Honey and infants don’t mix. Here’s Why:
As a natural sugar, honey may be a preferred sweetener for many health conscious moms. However, raw honey is not for everyone. The American Academy of Pediatrics recommends that raw honey not be given to infants under one year of age because of the rare possibility of being infected with the bacteria that causes botulism (Clostridium botulinum). Once a toddler reaches one year old, their digestive system is mature enough to kill any botulism germs.
What to watch for if your infant has eaten honey:
If your child has eaten raw honey and you are concerned about the risk of botulism, here are the signs and symptoms to look for. Symptoms of botulism typically appear between 18 and 36 hours after the infant consumes the bacteria. Constipation is often the first symptom of botulism that parents notice. Other symptoms, which tend to occur in the following order, include:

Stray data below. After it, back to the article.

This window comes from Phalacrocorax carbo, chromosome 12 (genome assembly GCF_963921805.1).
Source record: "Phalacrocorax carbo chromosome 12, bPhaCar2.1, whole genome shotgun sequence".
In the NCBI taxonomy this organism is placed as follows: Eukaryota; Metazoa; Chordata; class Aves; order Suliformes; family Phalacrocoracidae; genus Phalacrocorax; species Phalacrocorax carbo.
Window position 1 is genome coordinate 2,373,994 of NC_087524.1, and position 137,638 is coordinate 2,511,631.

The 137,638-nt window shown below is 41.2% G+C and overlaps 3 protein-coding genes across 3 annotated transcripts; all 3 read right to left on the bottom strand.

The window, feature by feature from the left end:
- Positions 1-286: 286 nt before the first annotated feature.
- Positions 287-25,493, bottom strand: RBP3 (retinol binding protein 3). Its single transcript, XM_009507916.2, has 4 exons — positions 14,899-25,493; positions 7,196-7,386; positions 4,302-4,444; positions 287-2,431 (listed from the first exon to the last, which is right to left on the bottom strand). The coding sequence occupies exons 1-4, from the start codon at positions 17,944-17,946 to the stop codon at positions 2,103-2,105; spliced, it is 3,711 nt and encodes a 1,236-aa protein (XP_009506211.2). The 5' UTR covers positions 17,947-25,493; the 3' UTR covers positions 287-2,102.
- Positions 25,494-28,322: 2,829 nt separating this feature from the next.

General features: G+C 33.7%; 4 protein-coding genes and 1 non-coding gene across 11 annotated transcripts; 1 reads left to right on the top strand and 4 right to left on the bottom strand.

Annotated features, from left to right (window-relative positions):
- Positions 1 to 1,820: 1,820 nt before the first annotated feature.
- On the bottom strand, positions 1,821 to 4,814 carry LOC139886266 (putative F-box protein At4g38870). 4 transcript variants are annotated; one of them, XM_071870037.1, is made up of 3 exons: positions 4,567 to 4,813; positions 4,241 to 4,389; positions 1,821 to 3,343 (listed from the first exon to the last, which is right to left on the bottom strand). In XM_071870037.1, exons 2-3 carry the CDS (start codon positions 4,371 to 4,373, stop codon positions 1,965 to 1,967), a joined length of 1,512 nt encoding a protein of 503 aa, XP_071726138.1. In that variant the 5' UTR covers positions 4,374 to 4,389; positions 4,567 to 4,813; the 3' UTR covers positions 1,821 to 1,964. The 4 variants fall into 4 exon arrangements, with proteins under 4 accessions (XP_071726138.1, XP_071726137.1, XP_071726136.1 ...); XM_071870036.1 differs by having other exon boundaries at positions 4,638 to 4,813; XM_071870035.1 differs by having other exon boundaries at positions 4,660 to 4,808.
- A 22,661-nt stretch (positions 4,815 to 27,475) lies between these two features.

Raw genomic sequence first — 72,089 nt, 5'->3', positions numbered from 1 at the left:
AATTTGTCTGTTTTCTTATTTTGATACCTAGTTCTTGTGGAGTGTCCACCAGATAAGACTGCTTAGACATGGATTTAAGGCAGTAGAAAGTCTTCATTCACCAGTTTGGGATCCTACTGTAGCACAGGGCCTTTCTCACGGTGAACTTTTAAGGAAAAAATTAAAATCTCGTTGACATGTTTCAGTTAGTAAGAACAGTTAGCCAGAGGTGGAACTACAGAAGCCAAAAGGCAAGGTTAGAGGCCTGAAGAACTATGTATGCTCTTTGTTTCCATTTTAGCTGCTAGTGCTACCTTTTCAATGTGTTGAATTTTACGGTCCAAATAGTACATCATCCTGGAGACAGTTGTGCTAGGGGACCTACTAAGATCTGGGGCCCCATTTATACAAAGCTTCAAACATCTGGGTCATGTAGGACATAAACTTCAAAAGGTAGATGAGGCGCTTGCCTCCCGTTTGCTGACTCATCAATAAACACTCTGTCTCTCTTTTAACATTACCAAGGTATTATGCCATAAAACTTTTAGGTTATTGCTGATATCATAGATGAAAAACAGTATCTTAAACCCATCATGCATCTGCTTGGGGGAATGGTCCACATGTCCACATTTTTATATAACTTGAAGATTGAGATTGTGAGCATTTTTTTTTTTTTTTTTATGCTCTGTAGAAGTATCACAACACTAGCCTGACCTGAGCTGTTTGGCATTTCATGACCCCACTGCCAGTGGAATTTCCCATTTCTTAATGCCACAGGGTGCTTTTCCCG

- flat facial expression
- poor feeding (weak sucking)
- weak cry
- decreased movement
- trouble swallowing with excessive drooling
- muscle weakness
- breathing problems
Infant botulism is a rare illness, affecting only about 100 infants per year in the United States. Most babies will recover fully with proper medical care.